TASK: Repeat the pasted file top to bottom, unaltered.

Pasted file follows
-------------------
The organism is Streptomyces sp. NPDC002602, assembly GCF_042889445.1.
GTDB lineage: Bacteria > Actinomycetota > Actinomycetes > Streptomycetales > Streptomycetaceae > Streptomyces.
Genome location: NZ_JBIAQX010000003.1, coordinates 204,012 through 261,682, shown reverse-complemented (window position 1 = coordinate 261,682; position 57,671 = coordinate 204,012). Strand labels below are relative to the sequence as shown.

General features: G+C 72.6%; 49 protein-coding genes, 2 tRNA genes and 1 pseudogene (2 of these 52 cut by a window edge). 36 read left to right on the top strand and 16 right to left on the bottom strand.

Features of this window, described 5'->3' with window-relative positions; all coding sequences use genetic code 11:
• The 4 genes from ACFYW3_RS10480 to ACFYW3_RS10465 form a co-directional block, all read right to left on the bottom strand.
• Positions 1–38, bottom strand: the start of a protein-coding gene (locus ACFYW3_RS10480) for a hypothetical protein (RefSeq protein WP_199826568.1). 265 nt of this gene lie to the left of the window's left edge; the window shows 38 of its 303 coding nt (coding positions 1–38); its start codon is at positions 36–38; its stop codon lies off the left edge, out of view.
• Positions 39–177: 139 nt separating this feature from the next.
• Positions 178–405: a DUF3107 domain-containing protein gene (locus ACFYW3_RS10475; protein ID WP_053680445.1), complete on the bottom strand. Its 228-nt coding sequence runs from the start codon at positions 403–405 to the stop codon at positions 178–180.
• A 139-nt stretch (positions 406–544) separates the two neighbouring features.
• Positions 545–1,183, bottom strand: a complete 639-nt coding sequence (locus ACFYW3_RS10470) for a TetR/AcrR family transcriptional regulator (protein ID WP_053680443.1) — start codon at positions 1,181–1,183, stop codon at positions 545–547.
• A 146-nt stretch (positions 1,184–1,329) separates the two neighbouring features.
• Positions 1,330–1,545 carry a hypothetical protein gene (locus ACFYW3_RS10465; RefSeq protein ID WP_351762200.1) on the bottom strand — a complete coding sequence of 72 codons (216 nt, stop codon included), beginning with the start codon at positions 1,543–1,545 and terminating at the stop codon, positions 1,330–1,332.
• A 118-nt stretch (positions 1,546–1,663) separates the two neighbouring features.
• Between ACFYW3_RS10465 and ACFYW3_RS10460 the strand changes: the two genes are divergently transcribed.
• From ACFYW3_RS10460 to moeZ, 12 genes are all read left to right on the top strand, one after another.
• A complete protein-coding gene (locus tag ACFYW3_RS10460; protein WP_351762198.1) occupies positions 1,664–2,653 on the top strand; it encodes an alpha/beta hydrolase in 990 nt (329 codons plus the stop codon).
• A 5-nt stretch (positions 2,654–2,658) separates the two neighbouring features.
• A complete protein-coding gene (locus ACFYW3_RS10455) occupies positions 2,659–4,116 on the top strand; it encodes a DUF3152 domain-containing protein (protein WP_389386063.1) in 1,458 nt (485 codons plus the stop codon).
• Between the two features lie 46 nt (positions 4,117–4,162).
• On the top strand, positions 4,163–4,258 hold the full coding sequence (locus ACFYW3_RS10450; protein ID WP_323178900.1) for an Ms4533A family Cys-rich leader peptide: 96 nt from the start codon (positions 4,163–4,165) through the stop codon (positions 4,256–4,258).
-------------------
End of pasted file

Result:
The organism is Streptomyces sp. NPDC002602, assembly GCF_042889445.1.
GTDB lineage: Bacteria > Actinomycetota > Actinomycetes > Streptomycetales > Streptomycetaceae > Streptomyces.
Genome location: NZ_JBIAQX010000003.1, coordinates 204,012 through 261,682, shown reverse-complemented (window position 1 = coordinate 261,682; position 57,671 = coordinate 204,012). Strand labels below are relative to the sequence as shown.

General features: G+C 72.6%; 49 protein-coding genes, 2 tRNA genes and 1 pseudogene (2 of these 52 cut by a window edge). 36 read left to right on the top strand and 16 right to left on the bottom strand.

Features of this window, described 5'->3' with window-relative positions; all coding sequences use genetic code 11:
• The 4 genes from ACFYW3_RS10480 to ACFYW3_RS10465 form a co-directional block, all read right to left on the bottom strand.
• Positions 1–38, bottom strand: the start of a protein-coding gene (locus ACFYW3_RS10480) for a hypothetical protein (RefSeq protein WP_199826568.1). 265 nt of this gene lie to the left of the window's left edge; the window shows 38 of its 303 coding nt (coding positions 1–38); its start codon is at positions 36–38; its stop codon lies off the left edge, out of view.
• Positions 39–177: 139 nt separating this feature from the next.
• Positions 178–405: a DUF3107 domain-containing protein gene (locus ACFYW3_RS10475; protein ID WP_053680445.1), complete on the bottom strand. Its 228-nt coding sequence runs from the start codon at positions 403–405 to the stop codon at positions 178–180.
• A 139-nt stretch (positions 406–544) separates the two neighbouring features.
• Positions 545–1,183, bottom strand: a complete 639-nt coding sequence (locus ACFYW3_RS10470) for a TetR/AcrR family transcriptional regulator (protein ID WP_053680443.1) — start codon at positions 1,181–1,183, stop codon at positions 545–547.
• A 146-nt stretch (positions 1,184–1,329) separates the two neighbouring features.
• Positions 1,330–1,545 carry a hypothetical protein gene (locus ACFYW3_RS10465; RefSeq protein ID WP_351762200.1) on the bottom strand — a complete coding sequence of 72 codons (216 nt, stop codon included), beginning with the start codon at positions 1,543–1,545 and terminating at the stop codon, positions 1,330–1,332.
• A 118-nt stretch (positions 1,546–1,663) separates the two neighbouring features.
• Between ACFYW3_RS10465 and ACFYW3_RS10460 the strand changes: the two genes are divergently transcribed.
• From ACFYW3_RS10460 to moeZ, 12 genes are all read left to right on the top strand, one after another.
• A complete protein-coding gene (locus tag ACFYW3_RS10460; protein WP_351762198.1) occupies positions 1,664–2,653 on the top strand; it encodes an alpha/beta hydrolase in 990 nt (329 codons plus the stop codon).
• A 5-nt stretch (positions 2,654–2,658) separates the two neighbouring features.
• A complete protein-coding gene (locus ACFYW3_RS10455) occupies positions 2,659–4,116 on the top strand; it encodes a DUF3152 domain-containing protein (protein WP_389386063.1) in 1,458 nt (485 codons plus the stop codon).
• Between the two features lie 46 nt (positions 4,117–4,162).
• On the top strand, positions 4,163–4,258 hold the full coding sequence (locus ACFYW3_RS10450; protein ID WP_323178900.1) for an Ms4533A family Cys-rich leader peptide: 96 nt from the start codon (positions 4,163–4,165) through the stop codon (positions 4,256–4,258).